Anne V. Coates on Her First Editing Gig With 1952’s ‘The Pickwick Papers’

Anne V Coates Editor Career Start
Caroline Andrieu for Variety

Anne V. Coates, who won an Oscar for editing “Lawrence of Arabia” and also cut “Becket,” “In the Line of Fire” and “Out of Sight,” will be feted with the Los Angeles Film Critics Assn.’s Career Achievement award Jan. 9. She received her first Variety mention in a review of Noel Langley’s 1952 Dickens adaptation, “The Pickwick Papers.”

One of your earliest experiences was at London’s Pinewood Studios. What was the first film you worked on there?

I was a second assistant on “The End of the River” (1947), working with Michael Powell and Emeric Pressburger — starting out at the top, as it were. Michael and Emeric weren’t very pleased with what the editor was doing, so they hired Reggie Mills, their top editor, to do a recut. I worked with Reggie on it, which was a big break for me. I learned quite a lot.

How did you get your first editor credit?

I was working as Clive Donner’s assistant on “Tonight at 8:30” (1952), and Bob McNaught, a producer, rang up to see if Clive could edit a film called “The Pickwick Papers.” Clive was busy, so I said, “I’ll do it!” I don’t think Clive had much faith in me, but being my friend, he put me up for it. I was young and enthusiastic, and any chance that came my way, I would grab.

What was it like working on “The Pickwick Papers”?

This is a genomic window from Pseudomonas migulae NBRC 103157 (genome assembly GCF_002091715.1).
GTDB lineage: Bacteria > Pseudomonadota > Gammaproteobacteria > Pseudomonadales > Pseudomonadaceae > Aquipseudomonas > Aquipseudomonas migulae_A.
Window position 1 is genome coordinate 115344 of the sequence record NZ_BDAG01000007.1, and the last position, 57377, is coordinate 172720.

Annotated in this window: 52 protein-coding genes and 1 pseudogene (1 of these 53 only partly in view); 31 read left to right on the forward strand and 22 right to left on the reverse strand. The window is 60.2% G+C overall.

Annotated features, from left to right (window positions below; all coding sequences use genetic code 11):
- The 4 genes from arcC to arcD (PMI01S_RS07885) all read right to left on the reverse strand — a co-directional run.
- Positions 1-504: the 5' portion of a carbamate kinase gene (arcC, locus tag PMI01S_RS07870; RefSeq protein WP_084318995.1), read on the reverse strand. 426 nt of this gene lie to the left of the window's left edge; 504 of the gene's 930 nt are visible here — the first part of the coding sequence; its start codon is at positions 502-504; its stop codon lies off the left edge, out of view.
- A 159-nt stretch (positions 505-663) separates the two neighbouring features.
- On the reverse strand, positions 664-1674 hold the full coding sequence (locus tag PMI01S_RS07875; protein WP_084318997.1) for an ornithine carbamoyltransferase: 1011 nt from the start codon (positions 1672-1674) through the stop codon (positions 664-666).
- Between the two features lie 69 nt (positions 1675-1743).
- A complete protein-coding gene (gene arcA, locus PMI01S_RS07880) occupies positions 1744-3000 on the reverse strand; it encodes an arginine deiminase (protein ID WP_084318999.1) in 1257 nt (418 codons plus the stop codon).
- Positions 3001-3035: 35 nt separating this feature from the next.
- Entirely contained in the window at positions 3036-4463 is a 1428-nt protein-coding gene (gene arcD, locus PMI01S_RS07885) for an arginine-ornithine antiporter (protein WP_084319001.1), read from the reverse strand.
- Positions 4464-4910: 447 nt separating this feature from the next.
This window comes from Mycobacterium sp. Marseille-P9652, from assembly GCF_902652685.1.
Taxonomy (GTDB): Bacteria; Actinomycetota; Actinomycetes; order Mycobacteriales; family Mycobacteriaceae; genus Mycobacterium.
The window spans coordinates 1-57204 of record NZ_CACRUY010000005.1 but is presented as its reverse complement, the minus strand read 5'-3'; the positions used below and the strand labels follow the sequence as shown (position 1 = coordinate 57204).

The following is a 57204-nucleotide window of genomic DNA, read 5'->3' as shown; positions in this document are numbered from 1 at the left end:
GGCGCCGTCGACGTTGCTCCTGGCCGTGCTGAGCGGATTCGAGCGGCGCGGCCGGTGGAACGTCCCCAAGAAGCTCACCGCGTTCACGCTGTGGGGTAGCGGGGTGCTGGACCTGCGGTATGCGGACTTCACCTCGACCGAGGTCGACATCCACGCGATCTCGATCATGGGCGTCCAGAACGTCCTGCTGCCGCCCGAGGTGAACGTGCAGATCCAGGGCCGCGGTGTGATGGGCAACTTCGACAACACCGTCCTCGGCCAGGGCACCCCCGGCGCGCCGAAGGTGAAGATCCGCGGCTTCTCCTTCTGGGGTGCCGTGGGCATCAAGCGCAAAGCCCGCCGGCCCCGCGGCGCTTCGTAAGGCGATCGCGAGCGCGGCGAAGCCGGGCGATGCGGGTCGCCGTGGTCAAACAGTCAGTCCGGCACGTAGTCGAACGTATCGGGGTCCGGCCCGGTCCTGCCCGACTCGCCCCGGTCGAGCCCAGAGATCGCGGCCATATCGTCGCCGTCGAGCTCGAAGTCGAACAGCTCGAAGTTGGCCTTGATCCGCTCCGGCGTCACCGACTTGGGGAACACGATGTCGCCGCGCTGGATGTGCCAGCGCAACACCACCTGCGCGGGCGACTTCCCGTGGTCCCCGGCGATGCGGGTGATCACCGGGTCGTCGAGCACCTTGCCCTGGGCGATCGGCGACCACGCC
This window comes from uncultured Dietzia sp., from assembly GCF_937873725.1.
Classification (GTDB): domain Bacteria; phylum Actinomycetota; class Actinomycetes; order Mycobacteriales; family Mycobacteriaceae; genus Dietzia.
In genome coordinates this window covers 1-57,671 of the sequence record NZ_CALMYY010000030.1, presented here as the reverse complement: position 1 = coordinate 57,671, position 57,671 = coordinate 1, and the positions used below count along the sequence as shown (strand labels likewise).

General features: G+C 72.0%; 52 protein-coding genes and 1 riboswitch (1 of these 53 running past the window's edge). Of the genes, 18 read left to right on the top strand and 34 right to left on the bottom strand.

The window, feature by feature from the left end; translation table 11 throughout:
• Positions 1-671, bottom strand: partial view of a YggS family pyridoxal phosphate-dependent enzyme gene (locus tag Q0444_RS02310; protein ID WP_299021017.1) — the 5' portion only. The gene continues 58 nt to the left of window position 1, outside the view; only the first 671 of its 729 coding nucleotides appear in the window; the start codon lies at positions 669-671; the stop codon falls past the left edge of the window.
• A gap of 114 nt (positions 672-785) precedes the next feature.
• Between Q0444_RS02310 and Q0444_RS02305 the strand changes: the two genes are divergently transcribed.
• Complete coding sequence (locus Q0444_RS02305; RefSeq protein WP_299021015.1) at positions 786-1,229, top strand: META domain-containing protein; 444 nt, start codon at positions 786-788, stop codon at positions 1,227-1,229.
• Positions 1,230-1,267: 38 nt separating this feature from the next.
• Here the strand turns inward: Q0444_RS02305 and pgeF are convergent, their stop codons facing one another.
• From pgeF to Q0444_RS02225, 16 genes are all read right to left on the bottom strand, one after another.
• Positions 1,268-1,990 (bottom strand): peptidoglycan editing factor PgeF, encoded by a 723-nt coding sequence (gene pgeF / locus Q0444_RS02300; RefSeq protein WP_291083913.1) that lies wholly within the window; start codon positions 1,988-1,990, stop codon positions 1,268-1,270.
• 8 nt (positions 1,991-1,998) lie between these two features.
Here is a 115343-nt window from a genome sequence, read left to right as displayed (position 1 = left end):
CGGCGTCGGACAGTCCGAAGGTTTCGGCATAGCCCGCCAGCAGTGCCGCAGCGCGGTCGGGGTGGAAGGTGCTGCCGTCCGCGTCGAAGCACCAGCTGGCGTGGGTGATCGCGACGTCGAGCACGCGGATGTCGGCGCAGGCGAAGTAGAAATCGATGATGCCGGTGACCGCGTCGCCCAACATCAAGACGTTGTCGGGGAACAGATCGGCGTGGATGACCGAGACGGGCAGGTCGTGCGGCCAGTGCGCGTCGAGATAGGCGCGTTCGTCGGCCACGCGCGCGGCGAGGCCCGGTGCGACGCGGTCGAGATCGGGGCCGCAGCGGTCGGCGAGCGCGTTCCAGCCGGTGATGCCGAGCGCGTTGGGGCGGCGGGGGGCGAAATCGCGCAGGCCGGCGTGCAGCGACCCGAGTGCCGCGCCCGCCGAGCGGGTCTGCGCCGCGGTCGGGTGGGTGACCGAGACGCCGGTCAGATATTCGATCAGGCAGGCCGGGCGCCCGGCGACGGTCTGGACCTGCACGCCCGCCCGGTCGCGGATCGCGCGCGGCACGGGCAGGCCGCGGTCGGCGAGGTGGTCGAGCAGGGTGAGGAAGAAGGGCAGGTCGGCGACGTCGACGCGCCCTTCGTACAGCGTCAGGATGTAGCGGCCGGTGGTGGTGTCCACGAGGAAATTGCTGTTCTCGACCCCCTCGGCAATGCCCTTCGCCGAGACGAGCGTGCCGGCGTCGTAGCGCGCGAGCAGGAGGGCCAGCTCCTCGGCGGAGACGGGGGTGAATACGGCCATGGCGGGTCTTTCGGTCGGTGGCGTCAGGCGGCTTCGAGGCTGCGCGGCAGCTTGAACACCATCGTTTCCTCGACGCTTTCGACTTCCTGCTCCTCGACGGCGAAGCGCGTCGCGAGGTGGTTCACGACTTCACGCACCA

They took me on with the proviso that if I didn’t make out, they would bring someone in over me, which was not very nice. It made me nervous. The film didn’t go too well to begin with, because Noel Langley hadn’t directed before. I don’t think I was doing that well, but then I cut a courtroom scene — courtroom scenes are very fun to cut — and I did a really good job on that. They were all so impressed, from then on, I was in. Simple as that.

Were there any significant challenges on the shoot?

Noel didn’t get on with Nigel Patrick, who played Mr. Jingle, the second-most-important character, so he’d never do a closeup of Nigel. I said, “I can’t cut this scene without a closeup of Nigel,” so he said, “You shoot it, because I’m not doing a closeup of that guy.” So I shot the scene. I had a wonderful camera operator who was a really good friend, and he helped me. On your first picture, that’s quite a lot.

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